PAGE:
When the original iPad was released, the 3G version was exclusive to AT&T. Among the data plans offered was an “unlimited” plan that ran for $29.99/month. This plan has since been deprecated; if you bought an iPad after the plan was discontinued, you have to opt for a limited bandwidth tier, while those who had the option for the unlimited plan before are grandfathered in. Today, the largest data plan available through AT&T is 3GB/month, with additional bandwidth costing extra.1 Conveniently, the 3GB plan also costs $29.99/month.
The controversy with the unlimited plan is that AT&T has threatened to throttle bandwidth for unlimited plan subscribers for quite some time. Reports have been varied, and customers wanted a clarification of the rule. Recently, AT&T provided this clarification, stating they would throttle bandwidth for all unlimited plan subscribers after 3GB of bandwidth is consumed in a given month. Once the next billing cycle begins anew, the throttle would be removed, and customers would be back to full-speed data transfers. AT&T’s argument is that they want to ensure that a minority of users are not placing undue burden on the network for the majority, but as Hot Hardware points out, that’s not really the case:
First, AT&T’s bandwidth throttle is based solely on a person’s usage, not their location or the overall demand for bandwidth at any given time. In reality, this is never the case. At 5PM in a downtown metropolitan area, cellular bandwidth will be at an absolute premium — a graveyard shift worker in one of the office buildings at 3 AM has no way to saturate the available spectrum, even if they had a dozen phones.
In other words, AT&T is finding a convenient excuse (that doesn’t hold much water) to charge their early iPad-adopting customers more money than they were initially led to believe. If these customers choose not to switch plans and pony up for more bandwidth in the event they exceed 3GB/month, AT&T throttles the customer’s networks speed by as much as 95%, effectively making the data connection useless.2 AT&T is still technically providing unlimited bandwidth to the customer, only it’s at incredibly low speeds.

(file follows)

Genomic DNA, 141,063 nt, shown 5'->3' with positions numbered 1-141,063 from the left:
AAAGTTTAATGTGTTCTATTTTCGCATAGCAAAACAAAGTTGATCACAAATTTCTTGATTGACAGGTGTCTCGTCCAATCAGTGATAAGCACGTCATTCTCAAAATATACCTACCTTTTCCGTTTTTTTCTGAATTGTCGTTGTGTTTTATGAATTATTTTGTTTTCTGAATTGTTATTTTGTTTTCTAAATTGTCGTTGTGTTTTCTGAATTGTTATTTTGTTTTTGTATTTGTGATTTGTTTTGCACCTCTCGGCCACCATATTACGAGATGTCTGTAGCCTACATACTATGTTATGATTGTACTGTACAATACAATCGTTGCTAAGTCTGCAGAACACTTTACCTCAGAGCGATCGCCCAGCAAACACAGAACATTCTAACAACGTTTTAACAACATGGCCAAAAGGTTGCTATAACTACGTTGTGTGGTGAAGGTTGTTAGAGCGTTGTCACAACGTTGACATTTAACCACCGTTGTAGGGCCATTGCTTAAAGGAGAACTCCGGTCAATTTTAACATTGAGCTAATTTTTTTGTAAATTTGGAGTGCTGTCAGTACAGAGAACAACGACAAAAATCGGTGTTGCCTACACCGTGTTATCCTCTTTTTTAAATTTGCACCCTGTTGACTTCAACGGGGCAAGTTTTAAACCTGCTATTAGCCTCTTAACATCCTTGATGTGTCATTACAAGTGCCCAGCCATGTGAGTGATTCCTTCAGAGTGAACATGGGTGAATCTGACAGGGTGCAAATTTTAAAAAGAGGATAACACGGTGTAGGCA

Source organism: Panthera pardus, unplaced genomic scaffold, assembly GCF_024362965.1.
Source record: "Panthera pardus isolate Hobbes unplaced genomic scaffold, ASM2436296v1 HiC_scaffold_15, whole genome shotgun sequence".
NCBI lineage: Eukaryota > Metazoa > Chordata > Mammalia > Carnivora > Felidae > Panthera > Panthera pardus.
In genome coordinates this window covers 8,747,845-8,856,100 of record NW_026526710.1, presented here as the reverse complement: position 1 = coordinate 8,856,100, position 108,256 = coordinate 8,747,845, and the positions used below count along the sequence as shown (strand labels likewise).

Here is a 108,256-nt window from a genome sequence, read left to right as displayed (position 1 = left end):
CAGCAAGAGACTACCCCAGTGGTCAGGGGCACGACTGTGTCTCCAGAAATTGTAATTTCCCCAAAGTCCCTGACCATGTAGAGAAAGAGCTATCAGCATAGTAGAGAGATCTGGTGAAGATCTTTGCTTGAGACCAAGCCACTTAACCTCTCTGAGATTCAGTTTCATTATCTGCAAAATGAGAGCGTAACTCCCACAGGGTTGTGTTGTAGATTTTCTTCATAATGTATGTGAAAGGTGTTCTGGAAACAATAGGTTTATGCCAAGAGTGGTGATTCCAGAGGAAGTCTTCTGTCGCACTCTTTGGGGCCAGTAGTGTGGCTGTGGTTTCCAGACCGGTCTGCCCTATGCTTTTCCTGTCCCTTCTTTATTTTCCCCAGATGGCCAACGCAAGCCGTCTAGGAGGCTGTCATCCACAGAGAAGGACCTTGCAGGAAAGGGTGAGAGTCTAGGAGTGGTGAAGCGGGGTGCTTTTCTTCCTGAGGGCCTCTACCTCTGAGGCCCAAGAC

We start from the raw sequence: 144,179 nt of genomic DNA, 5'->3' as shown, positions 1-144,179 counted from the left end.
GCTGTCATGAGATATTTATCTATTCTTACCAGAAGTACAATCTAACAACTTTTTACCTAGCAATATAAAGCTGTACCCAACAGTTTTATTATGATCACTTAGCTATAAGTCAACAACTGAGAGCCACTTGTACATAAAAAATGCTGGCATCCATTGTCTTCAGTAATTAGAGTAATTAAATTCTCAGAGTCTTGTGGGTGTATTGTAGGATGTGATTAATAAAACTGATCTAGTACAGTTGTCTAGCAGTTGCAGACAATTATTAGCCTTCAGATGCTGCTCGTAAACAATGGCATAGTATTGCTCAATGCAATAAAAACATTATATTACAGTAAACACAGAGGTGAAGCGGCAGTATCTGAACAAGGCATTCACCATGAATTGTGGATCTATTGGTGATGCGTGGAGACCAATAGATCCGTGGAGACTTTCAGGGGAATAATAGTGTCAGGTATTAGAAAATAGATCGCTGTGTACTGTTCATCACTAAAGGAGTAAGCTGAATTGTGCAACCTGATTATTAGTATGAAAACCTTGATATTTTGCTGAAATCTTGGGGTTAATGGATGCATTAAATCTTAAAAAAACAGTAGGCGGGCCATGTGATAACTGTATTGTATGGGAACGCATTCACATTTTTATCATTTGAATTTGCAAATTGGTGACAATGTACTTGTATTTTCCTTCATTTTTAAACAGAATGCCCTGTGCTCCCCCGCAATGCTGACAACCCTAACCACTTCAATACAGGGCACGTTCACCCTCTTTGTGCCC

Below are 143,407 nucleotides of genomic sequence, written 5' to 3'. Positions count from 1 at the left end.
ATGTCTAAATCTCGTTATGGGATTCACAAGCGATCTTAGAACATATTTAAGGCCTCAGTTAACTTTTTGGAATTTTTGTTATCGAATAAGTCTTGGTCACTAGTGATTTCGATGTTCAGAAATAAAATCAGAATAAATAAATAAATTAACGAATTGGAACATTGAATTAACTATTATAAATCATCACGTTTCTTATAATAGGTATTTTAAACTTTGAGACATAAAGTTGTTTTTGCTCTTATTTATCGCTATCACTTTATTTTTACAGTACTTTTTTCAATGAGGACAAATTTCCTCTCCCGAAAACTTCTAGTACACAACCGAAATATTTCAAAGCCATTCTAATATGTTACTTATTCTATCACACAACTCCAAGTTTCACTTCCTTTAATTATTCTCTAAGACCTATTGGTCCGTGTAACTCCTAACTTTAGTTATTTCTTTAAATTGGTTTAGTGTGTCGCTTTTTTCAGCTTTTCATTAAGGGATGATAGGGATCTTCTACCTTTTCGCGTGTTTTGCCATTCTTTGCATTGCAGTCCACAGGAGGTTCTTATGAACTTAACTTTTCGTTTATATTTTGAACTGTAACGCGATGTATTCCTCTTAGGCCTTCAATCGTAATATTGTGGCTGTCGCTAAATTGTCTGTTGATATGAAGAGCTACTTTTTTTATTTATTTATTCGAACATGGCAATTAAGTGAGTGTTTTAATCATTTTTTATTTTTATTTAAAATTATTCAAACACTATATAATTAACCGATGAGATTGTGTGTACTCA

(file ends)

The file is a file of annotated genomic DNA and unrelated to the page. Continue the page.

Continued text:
An iPhone user in California recently won a small claims court judgement for $850 over this throttling fiasco3, and I would be surprised if others don’t take similar legal actions. Not everyone sees the small claims court victory just, however, like Dan Frommer:
Please get over your emotional battle — and extinguish any legal threats, that’s silly — and join us in reality. If you use a lot of mobile data, be happy about it, and be happy paying for it.
Dan’s argument is just as emotional as the argument of those asking that “unlimited” mean “unlimited bandwidth at maximum speed”; Dan accuses unlimited subscribers of whining, but then whines about how we’re all hurting his precious network. But as Hot Hardware points out, high-bandwidth users aren’t necessarily adversely affecting the network; for AT&T to justly throttle a user’s speeds, the burden of proof needs to be on them to show that a user’s network use was affecting the network in a negative way, but they’re not doing that. The reality is AT&T trying to underhandedly change the terms of its original $29.99/month plan by convincing the majority of its customers that they would be negatively impacted otherwise.
The assumption Dan makes (and those who back him in this) is not just that unlimited-plan subscribers are hammering network speeds for everyone else, but that they’re consistently using more than 3GB of data each month. To our knowledge, AT&T hasn’t provided any evidence of this either, and from an anecdotal perspective, we don’t believe this to be the case; we’ve been on the unlimited plan since pretty much day one, and most months, don’t come close to reaching 3GB.4 We may never exceed the 3GB cap each month, and if we have, it’s incredibly rare. This means that most months, we pay more than what we use, and would be surprised to hear it’s much different for many other unlimited plan subscribers. In effect, we’re putting more into the network than the average consumer, and so if we happen to exceed the 3GB cap one month, shouldn’t we morally be allowed to get away with it? Maybe Dan should be thanking us instead of calling us whiners.
AT&T has a rollover minutes plan for their cell phones, which seems reasonably fair: if you don’t use all your minutes in a given month, the surplus will be added to your next month’s minutes (to a limit) for you to use later. Maybe AT&T should do something like this for data. But that would be fair.
Subscribers on the 3GB plan pay $10/GB after their base 3GB is consumed. ↩
Throttling speeds this much means the customer is getting much less than even EDGE speeds. ↩
Early iPhone adopters were also offered an unlimited plan by AT&T, and are similarly grandfathered in. ↩
It’s a matter of convenience for me; I don’t want to keep a close eye on the amount of data I’m using, nor risk an overage charge that would make a higher tier more practical. The iPad exemplifies ease-of-use and a no-hassle experience, and I don’t believe its data connectivity should be any different. ↩